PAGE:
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Prácheňsko (German: Prachens; Latin: Provincia Prachinensis) is a historical and cultural region in the Czech Republic, covering roughly the Otava River basin, mostly in the northwest part of South Bohemia. It was an administrative region (kraj) in southwestern Bohemia, created in the late 13th century and abolished by the Austrian Empire's regional reform of 1848.[1]

PRACHENSKY KRAG-Prachner Kreiſs. The oldest depiction of the Prácheň Region on the Pavel Aretin's map of Bohemian Kingdom (Regni Bohemiae nova et exacta descriptio, 1619)


Its boundaries extended through the Bohemian Forest in the south, towards Budweis (České Budějovice) to the north, close to the town of Příbram, and southwest to Markt Eisenstein (Železná Ruda). Ethnic groups of the region included Czechs, Germans, Jews and Romani, and by religion were Roman Catholics, Protestants (Utraquists) and Jews. Today this region is divided among three districts, namely South Bohemia (vast majority), Plzeň Region and Central Bohemia. Its capital city was Písek (a great medieval city until its devastation in 1620 during the Thirty Years' War), now a major town of approximately 30,000 inhabitants.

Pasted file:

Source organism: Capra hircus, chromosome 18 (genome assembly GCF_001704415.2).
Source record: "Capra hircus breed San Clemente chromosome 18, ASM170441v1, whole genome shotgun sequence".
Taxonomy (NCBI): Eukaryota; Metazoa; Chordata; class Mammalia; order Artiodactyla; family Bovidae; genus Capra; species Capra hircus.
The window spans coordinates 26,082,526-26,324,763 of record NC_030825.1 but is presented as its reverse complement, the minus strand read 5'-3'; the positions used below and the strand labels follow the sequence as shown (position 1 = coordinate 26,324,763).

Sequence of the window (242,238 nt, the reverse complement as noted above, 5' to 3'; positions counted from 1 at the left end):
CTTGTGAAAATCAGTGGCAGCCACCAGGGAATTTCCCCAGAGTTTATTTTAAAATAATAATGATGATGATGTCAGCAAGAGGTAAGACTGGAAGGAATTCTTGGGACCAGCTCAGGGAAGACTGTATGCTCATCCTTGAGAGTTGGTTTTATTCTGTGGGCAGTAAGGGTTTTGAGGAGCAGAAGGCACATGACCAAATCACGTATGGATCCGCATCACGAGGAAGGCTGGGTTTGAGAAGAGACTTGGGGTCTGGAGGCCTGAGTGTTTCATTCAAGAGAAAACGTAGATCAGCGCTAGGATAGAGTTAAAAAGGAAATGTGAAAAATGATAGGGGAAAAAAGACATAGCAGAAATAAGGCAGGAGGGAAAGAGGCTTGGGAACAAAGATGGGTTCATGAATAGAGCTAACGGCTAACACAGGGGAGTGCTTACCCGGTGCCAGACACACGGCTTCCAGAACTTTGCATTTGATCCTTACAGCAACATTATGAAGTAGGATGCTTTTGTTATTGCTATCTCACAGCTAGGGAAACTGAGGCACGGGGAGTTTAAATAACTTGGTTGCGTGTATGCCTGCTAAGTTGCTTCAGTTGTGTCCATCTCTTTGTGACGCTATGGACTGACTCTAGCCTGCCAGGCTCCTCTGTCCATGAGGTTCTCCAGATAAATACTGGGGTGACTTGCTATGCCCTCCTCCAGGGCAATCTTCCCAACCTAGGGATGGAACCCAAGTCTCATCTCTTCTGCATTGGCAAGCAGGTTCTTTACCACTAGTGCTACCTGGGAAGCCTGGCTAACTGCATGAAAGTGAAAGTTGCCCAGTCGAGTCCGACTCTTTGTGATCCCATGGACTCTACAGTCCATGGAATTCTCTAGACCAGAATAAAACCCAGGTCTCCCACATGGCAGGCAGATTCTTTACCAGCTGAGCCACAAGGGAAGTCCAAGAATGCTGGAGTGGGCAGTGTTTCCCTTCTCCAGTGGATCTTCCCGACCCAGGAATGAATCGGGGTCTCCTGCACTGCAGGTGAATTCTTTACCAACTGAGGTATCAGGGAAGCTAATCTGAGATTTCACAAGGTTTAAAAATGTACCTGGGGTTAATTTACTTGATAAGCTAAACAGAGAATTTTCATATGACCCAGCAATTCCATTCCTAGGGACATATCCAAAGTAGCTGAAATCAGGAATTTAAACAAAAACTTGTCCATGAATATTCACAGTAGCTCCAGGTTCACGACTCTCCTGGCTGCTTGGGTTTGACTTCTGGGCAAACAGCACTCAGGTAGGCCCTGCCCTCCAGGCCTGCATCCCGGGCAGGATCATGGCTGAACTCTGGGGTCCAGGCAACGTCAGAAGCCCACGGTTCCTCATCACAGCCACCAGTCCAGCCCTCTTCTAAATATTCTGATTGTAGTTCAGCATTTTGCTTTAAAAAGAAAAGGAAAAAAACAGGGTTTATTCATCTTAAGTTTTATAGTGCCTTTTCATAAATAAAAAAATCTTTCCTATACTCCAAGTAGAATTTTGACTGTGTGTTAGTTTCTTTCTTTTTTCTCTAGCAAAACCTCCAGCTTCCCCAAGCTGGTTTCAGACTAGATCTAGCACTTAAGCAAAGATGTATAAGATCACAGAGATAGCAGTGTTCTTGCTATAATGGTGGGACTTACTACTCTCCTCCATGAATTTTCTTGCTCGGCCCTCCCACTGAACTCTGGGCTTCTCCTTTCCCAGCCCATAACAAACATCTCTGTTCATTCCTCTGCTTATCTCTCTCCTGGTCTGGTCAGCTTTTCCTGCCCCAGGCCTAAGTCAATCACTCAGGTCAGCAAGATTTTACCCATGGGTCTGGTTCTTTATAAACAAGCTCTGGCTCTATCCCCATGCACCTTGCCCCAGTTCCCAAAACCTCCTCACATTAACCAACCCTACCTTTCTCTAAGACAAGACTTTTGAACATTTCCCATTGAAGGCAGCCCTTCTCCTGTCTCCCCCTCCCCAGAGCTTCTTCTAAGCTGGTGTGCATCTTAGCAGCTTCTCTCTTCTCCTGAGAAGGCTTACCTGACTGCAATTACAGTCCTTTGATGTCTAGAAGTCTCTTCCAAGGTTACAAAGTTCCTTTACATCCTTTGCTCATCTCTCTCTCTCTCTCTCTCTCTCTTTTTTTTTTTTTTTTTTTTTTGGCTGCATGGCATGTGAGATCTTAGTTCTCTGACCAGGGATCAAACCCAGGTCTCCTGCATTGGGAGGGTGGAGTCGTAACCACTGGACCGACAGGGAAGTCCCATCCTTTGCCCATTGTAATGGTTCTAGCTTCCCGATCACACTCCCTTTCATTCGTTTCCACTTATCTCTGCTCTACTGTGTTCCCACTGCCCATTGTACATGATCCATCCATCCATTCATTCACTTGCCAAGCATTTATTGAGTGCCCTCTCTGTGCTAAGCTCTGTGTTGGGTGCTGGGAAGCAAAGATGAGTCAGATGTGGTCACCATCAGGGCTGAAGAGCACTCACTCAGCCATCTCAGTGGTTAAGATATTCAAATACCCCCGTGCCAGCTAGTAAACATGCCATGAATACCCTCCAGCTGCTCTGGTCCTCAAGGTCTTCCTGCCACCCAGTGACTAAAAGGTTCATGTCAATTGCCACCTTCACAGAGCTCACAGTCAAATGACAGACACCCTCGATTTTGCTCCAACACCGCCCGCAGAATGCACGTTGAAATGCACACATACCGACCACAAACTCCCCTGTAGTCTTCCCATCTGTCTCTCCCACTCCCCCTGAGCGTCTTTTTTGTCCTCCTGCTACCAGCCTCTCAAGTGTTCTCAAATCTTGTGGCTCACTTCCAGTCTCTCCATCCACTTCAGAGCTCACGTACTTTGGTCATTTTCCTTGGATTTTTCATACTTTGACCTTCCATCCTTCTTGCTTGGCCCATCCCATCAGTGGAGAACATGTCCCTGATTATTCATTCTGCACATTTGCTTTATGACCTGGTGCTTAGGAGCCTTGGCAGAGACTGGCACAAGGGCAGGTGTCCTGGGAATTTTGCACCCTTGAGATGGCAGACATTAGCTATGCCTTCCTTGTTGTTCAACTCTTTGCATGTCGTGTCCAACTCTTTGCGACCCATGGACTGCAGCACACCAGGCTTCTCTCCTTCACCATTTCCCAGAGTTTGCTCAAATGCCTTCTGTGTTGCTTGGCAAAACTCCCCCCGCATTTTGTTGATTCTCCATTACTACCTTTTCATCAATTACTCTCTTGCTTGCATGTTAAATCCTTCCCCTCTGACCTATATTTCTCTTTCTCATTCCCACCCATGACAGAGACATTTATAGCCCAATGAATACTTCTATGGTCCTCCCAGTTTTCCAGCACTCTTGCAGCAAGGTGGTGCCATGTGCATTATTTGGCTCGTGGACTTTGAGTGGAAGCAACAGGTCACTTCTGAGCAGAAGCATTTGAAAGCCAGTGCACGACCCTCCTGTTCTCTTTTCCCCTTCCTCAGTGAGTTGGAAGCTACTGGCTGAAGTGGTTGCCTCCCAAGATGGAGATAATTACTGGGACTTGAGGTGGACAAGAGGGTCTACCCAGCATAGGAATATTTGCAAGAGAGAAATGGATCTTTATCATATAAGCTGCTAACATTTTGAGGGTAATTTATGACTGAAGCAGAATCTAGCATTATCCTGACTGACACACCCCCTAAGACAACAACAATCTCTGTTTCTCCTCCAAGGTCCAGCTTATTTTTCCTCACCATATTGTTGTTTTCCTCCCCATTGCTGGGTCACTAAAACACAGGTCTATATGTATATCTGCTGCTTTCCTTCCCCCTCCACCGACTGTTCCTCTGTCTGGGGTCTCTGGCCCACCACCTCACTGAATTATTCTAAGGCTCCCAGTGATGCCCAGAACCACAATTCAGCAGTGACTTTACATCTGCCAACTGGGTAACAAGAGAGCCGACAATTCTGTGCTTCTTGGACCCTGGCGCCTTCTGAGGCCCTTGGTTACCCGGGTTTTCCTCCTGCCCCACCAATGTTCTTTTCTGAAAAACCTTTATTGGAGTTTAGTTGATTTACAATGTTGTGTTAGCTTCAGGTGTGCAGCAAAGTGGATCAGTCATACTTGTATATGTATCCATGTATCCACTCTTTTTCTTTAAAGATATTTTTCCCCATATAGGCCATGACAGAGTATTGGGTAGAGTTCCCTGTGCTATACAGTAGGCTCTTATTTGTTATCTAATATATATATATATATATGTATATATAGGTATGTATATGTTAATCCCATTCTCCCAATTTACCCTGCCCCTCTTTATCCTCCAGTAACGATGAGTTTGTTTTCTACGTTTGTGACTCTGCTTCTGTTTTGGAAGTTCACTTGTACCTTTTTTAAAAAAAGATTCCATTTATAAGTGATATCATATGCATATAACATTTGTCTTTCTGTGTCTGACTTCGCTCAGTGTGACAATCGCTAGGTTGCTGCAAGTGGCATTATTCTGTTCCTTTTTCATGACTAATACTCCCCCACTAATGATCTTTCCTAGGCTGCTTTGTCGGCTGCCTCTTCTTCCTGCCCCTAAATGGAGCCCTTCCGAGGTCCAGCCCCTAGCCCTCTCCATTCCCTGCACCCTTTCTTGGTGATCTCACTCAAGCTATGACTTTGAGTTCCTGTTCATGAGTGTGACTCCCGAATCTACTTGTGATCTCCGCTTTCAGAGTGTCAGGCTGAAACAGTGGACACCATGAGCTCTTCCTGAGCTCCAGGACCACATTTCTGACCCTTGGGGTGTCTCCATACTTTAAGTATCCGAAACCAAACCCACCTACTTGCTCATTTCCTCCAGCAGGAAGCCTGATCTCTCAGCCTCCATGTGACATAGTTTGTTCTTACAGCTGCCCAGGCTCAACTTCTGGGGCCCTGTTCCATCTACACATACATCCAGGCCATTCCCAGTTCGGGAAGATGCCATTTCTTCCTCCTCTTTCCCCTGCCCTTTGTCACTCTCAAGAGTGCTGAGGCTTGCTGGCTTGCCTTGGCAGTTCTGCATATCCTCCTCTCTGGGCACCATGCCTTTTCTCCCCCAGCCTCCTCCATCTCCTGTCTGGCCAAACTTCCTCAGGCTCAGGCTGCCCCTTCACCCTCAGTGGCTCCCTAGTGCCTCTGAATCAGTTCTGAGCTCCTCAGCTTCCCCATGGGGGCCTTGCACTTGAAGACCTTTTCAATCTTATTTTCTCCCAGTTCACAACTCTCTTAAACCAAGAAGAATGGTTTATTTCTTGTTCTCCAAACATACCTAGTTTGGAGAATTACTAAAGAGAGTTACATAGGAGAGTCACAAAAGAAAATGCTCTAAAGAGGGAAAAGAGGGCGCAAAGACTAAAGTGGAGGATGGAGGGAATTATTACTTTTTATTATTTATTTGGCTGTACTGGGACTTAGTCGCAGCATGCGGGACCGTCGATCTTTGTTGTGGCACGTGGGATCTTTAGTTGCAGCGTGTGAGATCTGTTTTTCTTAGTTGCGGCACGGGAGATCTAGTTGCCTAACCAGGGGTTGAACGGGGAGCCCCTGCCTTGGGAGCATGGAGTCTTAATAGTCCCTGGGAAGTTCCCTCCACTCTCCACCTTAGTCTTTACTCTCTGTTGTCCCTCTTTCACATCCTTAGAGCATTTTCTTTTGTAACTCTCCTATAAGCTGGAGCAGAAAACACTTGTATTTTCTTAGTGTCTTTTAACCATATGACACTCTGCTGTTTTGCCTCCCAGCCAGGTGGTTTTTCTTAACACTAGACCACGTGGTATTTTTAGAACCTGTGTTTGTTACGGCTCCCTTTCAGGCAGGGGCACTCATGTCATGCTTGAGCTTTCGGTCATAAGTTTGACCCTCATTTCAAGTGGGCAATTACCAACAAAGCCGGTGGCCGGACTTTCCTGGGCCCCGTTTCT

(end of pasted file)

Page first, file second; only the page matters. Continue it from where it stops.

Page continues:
The first region′s centre, Prácheň gord (which gave its name to the whole region), is now overtaken by forest. Its remains lie close to the town of Horažďovice. The local dialect of the western part is still extant as is the use of the bagpipe in the music of the region. The main geographical feature of the Prachens region is the river Otava (or in the local dialect Wotāva). Principal towns of the former Prachens were Písek (or Pisek in German), Strakonice (Strakonitz), Sušice (Schüttenhofen or Setuakaton in its Celtic form), Rožmitál (Rosenthal), Vimperk (Winterberg), Horní Planá (Ober Plan), Železná Ruda (Markt Eisenstein), Kasejovice (Casseudz, Kasejowitz), Protivín (Protiwin) and Horažďovice (Horaschdowitz).


The current population of the region is approximately 200,000 to 250,000 inhabitants. The area suffered serious population losses because of the Expulsion of Germans after World War II (about 25% of the population, mostly in the southern part) and because of the Holocaust (השואה or חורבן). Today the Jewish population is negligible and there is no active synagogue.

A unique dialect of the Czech language with a large number of German loan words is spoken in the western part of the region.